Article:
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2009: A year in review for home loans

2009 A year in review for home loans

Jack Han reports on the year that was 2009 for the home loan market and what lessons we have learned.

January 18, 2010

2009 was a big year for home loans, with hundreds of lessons to be learned for home buyers. Going into the New Year, home buyers will hate to repeat past mistakes. So what have we learned from 2009?

Quarter 1

Institutions tightened lending criteria amidst interest rate drops. Borrowers learned the importance of keeping a healthy credit and savings history under all conditions, so that they have the best chance of securing a loan when they need it most.

Employment outlook worsened, as redundancies swept the market. Home owners turned to hardship provisions, and learned ways to renegotiate the terms of their debt in struggling times.

Quarter 2

The Reserve Bank reduced the cash rate to another historical low, at just 3 percent. Those who fixed their home loans beforehand regret not waiting for another rate cut.

Home repossessions flood many parts of Australia, as borrowers fall behind on repayments. Home owners protected themselves by making extra payments towards their loan, and considered alternative products such as interest-only loans to reduce their repayments.

Quarter 3

Australians discover that they are paying up to $1800 a year extra on overpriced mortgages. Borrowers are reminded of the importance of regularly comparing home loan interest rates, to avoid ending up with unreasonable repayments.

Economists predicted that we have reached the interest rate floor and consumer sentiment returned to the economy.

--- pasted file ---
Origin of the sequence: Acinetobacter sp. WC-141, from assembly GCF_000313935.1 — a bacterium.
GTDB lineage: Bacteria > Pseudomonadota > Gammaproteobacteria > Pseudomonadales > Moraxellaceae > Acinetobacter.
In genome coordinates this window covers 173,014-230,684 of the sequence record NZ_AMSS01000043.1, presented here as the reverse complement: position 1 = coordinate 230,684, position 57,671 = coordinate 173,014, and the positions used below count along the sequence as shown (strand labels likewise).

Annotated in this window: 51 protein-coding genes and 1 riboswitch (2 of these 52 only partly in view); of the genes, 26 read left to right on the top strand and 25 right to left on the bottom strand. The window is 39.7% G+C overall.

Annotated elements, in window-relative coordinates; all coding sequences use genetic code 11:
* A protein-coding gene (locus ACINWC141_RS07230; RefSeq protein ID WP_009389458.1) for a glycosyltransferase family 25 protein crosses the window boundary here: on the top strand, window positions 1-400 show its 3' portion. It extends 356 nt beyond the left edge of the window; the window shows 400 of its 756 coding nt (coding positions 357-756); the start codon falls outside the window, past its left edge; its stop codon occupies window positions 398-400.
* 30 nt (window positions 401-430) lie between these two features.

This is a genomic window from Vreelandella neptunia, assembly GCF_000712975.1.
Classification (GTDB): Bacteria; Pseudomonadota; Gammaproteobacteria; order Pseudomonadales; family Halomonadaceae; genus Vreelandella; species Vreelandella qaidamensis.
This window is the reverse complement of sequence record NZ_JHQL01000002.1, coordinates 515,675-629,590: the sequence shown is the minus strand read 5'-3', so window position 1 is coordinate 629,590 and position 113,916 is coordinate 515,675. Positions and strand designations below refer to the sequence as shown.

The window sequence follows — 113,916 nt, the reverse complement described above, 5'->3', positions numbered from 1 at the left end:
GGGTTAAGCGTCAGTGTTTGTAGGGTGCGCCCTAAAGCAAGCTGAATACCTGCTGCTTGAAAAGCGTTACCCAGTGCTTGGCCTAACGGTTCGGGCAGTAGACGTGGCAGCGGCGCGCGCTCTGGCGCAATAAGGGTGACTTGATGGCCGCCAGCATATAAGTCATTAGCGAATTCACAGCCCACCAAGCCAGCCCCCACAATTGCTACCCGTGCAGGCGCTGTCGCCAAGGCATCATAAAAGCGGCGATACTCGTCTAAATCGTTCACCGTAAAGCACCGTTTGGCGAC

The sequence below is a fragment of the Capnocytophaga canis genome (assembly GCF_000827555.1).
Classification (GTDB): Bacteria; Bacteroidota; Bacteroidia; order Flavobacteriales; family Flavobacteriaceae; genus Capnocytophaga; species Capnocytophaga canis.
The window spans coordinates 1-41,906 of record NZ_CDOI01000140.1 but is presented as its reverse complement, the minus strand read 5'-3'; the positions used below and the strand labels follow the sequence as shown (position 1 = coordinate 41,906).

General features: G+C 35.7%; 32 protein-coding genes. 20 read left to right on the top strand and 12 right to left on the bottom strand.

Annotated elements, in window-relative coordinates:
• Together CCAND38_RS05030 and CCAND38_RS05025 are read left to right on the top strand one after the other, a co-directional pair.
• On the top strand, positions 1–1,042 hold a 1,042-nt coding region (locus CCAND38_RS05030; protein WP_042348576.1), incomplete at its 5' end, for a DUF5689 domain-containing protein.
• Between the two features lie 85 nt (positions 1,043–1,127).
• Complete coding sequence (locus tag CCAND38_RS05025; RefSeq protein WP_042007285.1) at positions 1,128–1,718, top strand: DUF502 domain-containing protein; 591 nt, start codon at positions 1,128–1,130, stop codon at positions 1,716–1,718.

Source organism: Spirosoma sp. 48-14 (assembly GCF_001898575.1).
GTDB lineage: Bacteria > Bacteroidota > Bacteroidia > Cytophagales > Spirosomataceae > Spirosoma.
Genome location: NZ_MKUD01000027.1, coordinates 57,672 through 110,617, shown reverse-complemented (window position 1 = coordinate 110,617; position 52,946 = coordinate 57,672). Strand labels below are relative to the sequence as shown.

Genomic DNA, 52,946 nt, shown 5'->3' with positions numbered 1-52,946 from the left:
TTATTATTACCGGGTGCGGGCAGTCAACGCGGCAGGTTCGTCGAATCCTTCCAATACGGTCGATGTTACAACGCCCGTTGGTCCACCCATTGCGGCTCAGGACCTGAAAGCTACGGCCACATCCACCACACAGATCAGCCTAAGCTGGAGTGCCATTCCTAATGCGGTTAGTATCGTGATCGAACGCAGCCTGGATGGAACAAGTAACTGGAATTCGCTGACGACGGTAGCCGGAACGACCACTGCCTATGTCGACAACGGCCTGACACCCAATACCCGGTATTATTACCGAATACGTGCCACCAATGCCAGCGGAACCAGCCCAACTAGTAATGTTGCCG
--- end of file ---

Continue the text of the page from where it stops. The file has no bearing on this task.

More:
Quarter 4

Interest rate fears were met with new, innovative products such as capped home loans, which compete with fixed rate home loans. The lesson is that during times of uncertainty, treat flashy products with caution, because they often come with a catch.

First home buyers rush in before the reduction of the First Home Owners Boost, but are set to suffer rising rates and repayments. This teaches future borrowers to never hurry into long-term debt because of small incentives, and to always stick to realistic budgets.

First home buyers began to leave the market as investors rushed back in. The proportion of home owners who own their properties outright are revealed to have dramatically decreased.

It is clear that 2009 provided us with many examples of triumphs and mistakes that we are sure to see in 2010. Remember these lessons as you shop around online for some of the best home loans today, and you can escape the errors of the past.

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